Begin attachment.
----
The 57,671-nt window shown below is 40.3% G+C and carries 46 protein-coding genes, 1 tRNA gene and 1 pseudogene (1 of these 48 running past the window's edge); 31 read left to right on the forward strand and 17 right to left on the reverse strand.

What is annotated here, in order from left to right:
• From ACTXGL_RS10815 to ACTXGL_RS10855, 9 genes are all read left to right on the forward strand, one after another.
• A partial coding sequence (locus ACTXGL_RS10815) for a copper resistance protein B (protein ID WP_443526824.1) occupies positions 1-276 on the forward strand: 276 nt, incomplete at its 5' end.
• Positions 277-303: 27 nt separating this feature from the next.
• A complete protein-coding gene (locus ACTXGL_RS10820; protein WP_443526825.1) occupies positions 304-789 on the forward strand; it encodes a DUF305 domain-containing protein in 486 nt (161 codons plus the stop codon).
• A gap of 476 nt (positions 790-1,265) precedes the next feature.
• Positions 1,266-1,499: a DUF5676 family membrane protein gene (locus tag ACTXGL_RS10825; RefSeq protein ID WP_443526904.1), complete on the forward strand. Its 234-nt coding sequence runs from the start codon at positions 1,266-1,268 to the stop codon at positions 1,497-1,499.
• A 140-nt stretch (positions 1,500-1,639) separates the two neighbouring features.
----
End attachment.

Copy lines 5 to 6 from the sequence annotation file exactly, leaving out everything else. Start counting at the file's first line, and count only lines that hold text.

• Positions 277-303: 27 nt separating this feature from the next.
• A complete protein-coding gene (locus ACTXGL_RS10820; protein WP_443526825.1) occupies positions 304-789 on the forward strand; it encodes a DUF305 domain-containing protein in 486 nt (161 codons plus the stop codon).